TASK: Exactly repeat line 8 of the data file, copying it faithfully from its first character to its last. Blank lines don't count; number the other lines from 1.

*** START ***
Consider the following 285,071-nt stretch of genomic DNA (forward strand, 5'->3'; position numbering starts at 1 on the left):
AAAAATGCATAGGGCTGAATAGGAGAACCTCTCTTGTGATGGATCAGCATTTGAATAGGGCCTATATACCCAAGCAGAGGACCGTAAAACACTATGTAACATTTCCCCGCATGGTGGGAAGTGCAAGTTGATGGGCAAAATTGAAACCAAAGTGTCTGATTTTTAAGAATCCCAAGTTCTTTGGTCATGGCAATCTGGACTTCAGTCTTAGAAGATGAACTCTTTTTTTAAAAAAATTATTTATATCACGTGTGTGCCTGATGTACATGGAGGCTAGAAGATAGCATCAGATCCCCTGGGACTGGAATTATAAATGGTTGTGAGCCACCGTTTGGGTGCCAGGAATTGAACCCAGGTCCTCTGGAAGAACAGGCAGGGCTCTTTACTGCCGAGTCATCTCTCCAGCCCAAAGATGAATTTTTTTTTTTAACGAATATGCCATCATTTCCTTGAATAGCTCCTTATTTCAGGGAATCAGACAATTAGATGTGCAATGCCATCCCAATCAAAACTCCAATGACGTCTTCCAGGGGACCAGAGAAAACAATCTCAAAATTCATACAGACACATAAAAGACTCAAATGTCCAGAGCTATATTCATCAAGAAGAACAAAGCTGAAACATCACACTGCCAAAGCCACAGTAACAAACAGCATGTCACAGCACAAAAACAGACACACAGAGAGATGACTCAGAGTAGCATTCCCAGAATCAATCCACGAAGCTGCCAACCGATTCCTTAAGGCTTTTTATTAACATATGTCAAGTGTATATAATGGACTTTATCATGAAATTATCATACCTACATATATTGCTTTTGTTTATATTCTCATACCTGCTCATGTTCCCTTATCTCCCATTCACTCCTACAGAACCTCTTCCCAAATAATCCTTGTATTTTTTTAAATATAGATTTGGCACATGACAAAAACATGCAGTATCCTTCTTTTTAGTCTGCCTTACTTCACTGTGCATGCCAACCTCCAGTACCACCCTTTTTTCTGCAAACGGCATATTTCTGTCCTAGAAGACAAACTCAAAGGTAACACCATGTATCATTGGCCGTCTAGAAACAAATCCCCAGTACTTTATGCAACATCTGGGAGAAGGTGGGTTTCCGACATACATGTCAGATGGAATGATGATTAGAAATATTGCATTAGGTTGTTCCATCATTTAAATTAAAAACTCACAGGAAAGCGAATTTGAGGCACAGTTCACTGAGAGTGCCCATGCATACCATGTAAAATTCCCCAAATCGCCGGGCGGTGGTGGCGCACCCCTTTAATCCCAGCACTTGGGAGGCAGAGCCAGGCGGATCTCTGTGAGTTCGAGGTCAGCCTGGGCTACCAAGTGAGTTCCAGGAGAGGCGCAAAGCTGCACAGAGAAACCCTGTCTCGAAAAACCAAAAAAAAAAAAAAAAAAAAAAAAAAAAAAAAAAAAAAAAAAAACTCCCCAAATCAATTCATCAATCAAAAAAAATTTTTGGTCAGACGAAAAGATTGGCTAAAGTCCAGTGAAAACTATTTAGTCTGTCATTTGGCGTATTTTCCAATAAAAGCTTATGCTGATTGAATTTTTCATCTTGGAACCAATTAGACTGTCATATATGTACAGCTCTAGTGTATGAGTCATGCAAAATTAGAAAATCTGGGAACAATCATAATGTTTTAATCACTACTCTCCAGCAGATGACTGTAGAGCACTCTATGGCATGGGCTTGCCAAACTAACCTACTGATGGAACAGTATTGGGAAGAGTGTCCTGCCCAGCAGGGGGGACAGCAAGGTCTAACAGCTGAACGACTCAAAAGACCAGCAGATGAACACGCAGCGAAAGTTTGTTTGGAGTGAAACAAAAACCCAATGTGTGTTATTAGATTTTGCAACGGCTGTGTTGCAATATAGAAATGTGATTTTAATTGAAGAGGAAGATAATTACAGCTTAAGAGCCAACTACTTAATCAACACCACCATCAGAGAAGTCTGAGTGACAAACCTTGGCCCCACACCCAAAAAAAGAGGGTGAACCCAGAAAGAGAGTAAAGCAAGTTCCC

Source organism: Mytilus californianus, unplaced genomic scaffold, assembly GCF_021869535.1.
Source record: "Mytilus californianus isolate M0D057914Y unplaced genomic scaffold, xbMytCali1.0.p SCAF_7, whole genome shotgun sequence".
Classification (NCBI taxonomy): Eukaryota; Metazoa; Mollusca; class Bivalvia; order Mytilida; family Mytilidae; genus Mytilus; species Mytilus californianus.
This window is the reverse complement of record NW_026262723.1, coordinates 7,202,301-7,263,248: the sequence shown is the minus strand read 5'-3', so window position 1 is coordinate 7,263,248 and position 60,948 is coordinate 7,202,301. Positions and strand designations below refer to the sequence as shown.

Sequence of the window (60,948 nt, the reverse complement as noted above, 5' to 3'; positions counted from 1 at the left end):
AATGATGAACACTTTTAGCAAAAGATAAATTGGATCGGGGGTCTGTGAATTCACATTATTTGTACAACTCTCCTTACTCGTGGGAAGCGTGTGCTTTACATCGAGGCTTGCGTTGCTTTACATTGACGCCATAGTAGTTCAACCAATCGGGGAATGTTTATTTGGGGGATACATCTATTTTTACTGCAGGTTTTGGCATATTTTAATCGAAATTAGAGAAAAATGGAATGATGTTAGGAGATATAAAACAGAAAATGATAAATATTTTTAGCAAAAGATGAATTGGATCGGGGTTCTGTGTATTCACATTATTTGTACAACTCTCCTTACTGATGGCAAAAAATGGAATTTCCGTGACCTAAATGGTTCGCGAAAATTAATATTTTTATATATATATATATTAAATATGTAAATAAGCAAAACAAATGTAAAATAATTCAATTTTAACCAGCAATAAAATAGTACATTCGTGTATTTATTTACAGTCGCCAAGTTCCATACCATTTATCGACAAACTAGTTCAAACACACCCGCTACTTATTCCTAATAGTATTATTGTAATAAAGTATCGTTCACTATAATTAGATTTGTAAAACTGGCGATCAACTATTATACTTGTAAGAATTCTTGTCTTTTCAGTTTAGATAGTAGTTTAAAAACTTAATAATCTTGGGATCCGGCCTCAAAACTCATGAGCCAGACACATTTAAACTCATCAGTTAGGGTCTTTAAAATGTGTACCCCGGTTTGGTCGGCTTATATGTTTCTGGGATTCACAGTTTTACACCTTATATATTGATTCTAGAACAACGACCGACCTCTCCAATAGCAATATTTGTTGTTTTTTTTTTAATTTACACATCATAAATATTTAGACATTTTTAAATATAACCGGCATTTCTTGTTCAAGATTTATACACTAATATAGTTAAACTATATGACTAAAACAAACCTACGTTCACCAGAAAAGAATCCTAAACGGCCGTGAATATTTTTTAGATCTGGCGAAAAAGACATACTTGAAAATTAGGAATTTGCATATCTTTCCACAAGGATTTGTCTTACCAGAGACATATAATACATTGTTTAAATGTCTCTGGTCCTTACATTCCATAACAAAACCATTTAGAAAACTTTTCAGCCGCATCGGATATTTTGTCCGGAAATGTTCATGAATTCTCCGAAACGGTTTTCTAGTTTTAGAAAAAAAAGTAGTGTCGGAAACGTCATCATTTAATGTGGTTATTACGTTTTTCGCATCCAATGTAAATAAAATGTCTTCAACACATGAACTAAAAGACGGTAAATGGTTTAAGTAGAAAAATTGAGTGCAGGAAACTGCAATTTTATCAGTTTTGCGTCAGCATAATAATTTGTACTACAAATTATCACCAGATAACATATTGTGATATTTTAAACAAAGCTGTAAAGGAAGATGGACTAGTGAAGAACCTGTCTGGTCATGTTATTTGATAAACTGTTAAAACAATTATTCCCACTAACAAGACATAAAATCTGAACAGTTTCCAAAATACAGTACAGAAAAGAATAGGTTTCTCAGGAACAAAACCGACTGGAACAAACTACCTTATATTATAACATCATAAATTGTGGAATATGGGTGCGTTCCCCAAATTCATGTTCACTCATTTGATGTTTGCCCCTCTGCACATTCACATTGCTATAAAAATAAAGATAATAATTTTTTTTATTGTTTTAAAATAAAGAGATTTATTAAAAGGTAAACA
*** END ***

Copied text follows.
AATGATGAACACTTTTAGCAAAAGATAAATTGGATCGGGGGTCTGTGAATTCACATTATTTGTACAACTCTCCTTACTCGTGGGAAGCGTGTGCTTTACATCGAGGCTTGCGTTGCTTTACATTGACGCCATAGTAGTTCAACCAATCGGGGAATGTTTATTTGGGGGATACATCTATTTTTACTGCAGGTTTTGGCATATTTTAATCGAAATTAGAGAAAAATGGAATGATGTTAGGAGATATAAAACAGAAAATGATAAATATTTTTAGCAAAAGATGAATTGGATCGGGGTTCTGTGTATTCACATTATTTGTACAACTCTCCTTACTGATGGCAAAAAATGGAATTTCCGTGACCTAAATGGTTCGCGAAAATTAATATTTTTATATATATATATATTAAATATGTAAATAAGCAAAACAAATGTAAAATAATTCAATTTTAACCAGCAATAAAATAGTACATTCGTGTATTTATTTACAGTCGCCAAGTTCCATACCATTTATCGACAAACTAGTTCAAACACACCCGCTACTTATTCCTAATAGTATTATTGTAATAAAGTATCGTTCACTATAATTAGATTTGTAAAACTGGCGATCAACTATTATACTTGTAAGAATTCTTGTCTTTTCAGTTTAGATAGTAGTTTAAAAACTTAATAATCTTGGGATCCGGCCTCAAAACTCATGAGCCAGACACATTTAAACTCATCAGTTAGGGTCTTTAAAATGTGTACCCCGGTTTGGTCGGCTTATATGTTTCTGGGATTCACAGTTTTACACCTTATATATTGATTCTAGAACAACGACCGACCTCTCCAATAGCAATATTTGTTGTTTTTTTTTTAATTTACACATCATAAATATTTAGACATTTTTAAATATAACCGGCATTTCTTGTTCAAGATTTATACACTAATATAGTTAAACTATATGACTAAAACAAACCTACGTTCACCAGAAAAGAATCCTAAACGGCCGTGAATATTTTTTAGATCTGGCGAAAAAGACATACTTGAAAATTAGGAATTTGCATATCTTTCCACAAGGATTTGTCTTACCAGAGACATATAATACATTGTTTAAATGTCTCTGGTCCTTACATTCCATAACAAAACCATTTAGAAAACTTTTCAGCCGCATCGGATATTTTGTCCGGAAATGTTCATGAATTCTCCGAAACGGTTTTCTAGTTTTAGAAAAAAAAGTAGTGTCGGAAACGTCATCATTTAATGTGGTTATTACGTTTTTCGCATCCAATGTAAATAAAATGTCTTCAACACATGAACTAAAAGACGGTAAATGGTTTAAGTAGAAAAATTGAGTGCAGGAAACTGCAATTTTATCAGTTTTGCGTCAGCATAATAATTTGTACTACAAATTATCACCAGATAACATATTGTGATATTTTAAACAAAGCTGTAAAGGAAGATGGACTAGTGAAGAACCTGTCTGGTCATGTTATTTGATAAACTGTTAAAACAATTATTCCCACTAACAAGACATAAAATCTGAACAGTTTCCAAAATACAGTACAGAAAAGAATAGGTTTCTCAGGAACAAAACCGACTGGAACAAACTACCTTATATTATAACATCATAAATTGTGGAATATGGGTGCGTTCCCCAAATTCATGTTCACTCATTTGATGTTTGCCCCTCTGCACATTCACATTGCTATAAAAATAAAGATAATAATTTTTTTTATTGTTTTAAAATAAAGAGATTTATTAAAAGGTAAACA